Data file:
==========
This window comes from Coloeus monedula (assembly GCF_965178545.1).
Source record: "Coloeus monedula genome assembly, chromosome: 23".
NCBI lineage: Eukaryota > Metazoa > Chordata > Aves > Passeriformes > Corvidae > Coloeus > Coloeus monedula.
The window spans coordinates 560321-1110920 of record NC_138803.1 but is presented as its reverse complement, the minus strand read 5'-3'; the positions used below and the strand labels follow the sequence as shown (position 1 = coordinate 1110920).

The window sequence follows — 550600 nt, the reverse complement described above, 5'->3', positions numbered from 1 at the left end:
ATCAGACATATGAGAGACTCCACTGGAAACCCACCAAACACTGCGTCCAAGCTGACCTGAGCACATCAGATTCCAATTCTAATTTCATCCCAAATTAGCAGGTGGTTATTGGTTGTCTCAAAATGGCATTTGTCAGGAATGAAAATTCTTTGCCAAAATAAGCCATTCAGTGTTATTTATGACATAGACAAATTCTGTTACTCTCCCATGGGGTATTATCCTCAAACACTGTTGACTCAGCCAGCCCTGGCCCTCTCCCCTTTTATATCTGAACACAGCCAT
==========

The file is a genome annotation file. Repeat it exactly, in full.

This window comes from Coloeus monedula (assembly GCF_965178545.1).
Source record: "Coloeus monedula genome assembly, chromosome: 23".
NCBI lineage: Eukaryota > Metazoa > Chordata > Aves > Passeriformes > Corvidae > Coloeus > Coloeus monedula.
The window spans coordinates 560321-1110920 of record NC_138803.1 but is presented as its reverse complement, the minus strand read 5'-3'; the positions used below and the strand labels follow the sequence as shown (position 1 = coordinate 1110920).

The window sequence follows — 550600 nt, the reverse complement described above, 5'->3', positions numbered from 1 at the left end:
ATCAGACATATGAGAGACTCCACTGGAAACCCACCAAACACTGCGTCCAAGCTGACCTGAGCACATCAGATTCCAATTCTAATTTCATCCCAAATTAGCAGGTGGTTATTGGTTGTCTCAAAATGGCATTTGTCAGGAATGAAAATTCTTTGCCAAAATAAGCCATTCAGTGTTATTTATGACATAGACAAATTCTGTTACTCTCCCATGGGGTATTATCCTCAAACACTGTTGACTCAGCCAGCCCTGGCCCTCTCCCCTTTTATATCTGAACACAGCCAT